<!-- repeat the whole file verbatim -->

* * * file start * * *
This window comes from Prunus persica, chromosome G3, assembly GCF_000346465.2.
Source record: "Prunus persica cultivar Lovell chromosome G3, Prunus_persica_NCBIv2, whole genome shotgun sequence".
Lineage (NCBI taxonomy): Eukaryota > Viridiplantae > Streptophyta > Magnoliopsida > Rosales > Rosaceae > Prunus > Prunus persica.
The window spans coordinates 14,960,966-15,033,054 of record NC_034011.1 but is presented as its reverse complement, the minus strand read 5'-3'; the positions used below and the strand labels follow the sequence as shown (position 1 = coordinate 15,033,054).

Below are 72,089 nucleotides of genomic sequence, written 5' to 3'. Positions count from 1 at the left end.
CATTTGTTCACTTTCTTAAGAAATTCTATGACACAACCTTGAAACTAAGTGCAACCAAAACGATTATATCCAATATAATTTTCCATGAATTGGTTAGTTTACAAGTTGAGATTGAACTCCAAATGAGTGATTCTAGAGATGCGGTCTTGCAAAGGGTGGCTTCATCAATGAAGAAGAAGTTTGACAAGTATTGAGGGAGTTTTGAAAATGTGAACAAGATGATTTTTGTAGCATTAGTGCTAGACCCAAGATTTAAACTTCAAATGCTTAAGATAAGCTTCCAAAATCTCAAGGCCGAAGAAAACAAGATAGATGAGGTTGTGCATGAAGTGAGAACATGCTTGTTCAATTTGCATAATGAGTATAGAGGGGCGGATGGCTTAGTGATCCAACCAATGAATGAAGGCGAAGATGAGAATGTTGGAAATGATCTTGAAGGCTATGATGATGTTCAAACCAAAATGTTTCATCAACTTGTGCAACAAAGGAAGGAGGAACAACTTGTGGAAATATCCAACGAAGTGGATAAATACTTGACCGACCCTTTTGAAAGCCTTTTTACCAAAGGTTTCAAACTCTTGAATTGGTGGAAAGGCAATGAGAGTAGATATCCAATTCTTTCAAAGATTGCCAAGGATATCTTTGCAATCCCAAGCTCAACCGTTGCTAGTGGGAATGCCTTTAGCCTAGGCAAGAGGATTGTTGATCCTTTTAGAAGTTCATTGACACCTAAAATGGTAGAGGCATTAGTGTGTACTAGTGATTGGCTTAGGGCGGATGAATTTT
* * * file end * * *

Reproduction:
This window comes from Prunus persica, chromosome G3, assembly GCF_000346465.2.
Source record: "Prunus persica cultivar Lovell chromosome G3, Prunus_persica_NCBIv2, whole genome shotgun sequence".
Lineage (NCBI taxonomy): Eukaryota > Viridiplantae > Streptophyta > Magnoliopsida > Rosales > Rosaceae > Prunus > Prunus persica.
The window spans coordinates 14,960,966-15,033,054 of record NC_034011.1 but is presented as its reverse complement, the minus strand read 5'-3'; the positions used below and the strand labels follow the sequence as shown (position 1 = coordinate 15,033,054).

Below are 72,089 nucleotides of genomic sequence, written 5' to 3'. Positions count from 1 at the left end.
CATTTGTTCACTTTCTTAAGAAATTCTATGACACAACCTTGAAACTAAGTGCAACCAAAACGATTATATCCAATATAATTTTCCATGAATTGGTTAGTTTACAAGTTGAGATTGAACTCCAAATGAGTGATTCTAGAGATGCGGTCTTGCAAAGGGTGGCTTCATCAATGAAGAAGAAGTTTGACAAGTATTGAGGGAGTTTTGAAAATGTGAACAAGATGATTTTTGTAGCATTAGTGCTAGACCCAAGATTTAAACTTCAAATGCTTAAGATAAGCTTCCAAAATCTCAAGGCCGAAGAAAACAAGATAGATGAGGTTGTGCATGAAGTGAGAACATGCTTGTTCAATTTGCATAATGAGTATAGAGGGGCGGATGGCTTAGTGATCCAACCAATGAATGAAGGCGAAGATGAGAATGTTGGAAATGATCTTGAAGGCTATGATGATGTTCAAACCAAAATGTTTCATCAACTTGTGCAACAAAGGAAGGAGGAACAACTTGTGGAAATATCCAACGAAGTGGATAAATACTTGACCGACCCTTTTGAAAGCCTTTTTACCAAAGGTTTCAAACTCTTGAATTGGTGGAAAGGCAATGAGAGTAGATATCCAATTCTTTCAAAGATTGCCAAGGATATCTTTGCAATCCCAAGCTCAACCGTTGCTAGTGGGAATGCCTTTAGCCTAGGCAAGAGGATTGTTGATCCTTTTAGAAGTTCATTGACACCTAAAATGGTAGAGGCATTAGTGTGTACTAGTGATTGGCTTAGGGCGGATGAATTTT